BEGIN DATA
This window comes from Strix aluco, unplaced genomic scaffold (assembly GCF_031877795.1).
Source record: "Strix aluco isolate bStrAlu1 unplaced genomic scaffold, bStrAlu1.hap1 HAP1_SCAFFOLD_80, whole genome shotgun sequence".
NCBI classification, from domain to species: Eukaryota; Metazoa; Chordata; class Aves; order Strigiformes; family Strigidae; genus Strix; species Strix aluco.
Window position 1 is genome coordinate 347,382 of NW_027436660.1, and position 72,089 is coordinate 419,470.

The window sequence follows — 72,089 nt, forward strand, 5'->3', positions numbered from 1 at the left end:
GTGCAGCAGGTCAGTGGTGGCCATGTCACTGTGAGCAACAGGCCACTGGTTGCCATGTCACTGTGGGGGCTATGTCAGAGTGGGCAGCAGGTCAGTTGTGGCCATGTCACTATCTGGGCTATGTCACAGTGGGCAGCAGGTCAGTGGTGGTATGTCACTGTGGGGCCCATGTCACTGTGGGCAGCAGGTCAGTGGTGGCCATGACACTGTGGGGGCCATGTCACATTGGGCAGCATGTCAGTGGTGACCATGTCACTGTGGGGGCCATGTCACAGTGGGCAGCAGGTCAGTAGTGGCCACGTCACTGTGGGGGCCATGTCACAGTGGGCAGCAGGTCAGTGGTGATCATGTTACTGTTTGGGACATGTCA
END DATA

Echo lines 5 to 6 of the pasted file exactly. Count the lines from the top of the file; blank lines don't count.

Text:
The window sequence follows — 72,089 nt, forward strand, 5'->3', positions numbered from 1 at the left end:
GTGCAGCAGGTCAGTGGTGGCCATGTCACTGTGAGCAACAGGCCACTGGTTGCCATGTCACTGTGGGGGCTATGTCAGAGTGGGCAGCAGGTCAGTTGTGGCCATGTCACTATCTGGGCTATGTCACAGTGGGCAGCAGGTCAGTGGTGGTATGTCACTGTGGGGCCCATGTCACTGTGGGCAGCAGGTCAGTGGTGGCCATGACACTGTGGGGGCCATGTCACATTGGGCAGCATGTCAGTGGTGACCATGTCACTGTGGGGGCCATGTCACAGTGGGCAGCAGGTCAGTAGTGGCCACGTCACTGTGGGGGCCATGTCACAGTGGGCAGCAGGTCAGTGGTGATCATGTTACTGTTTGGGACATGTCA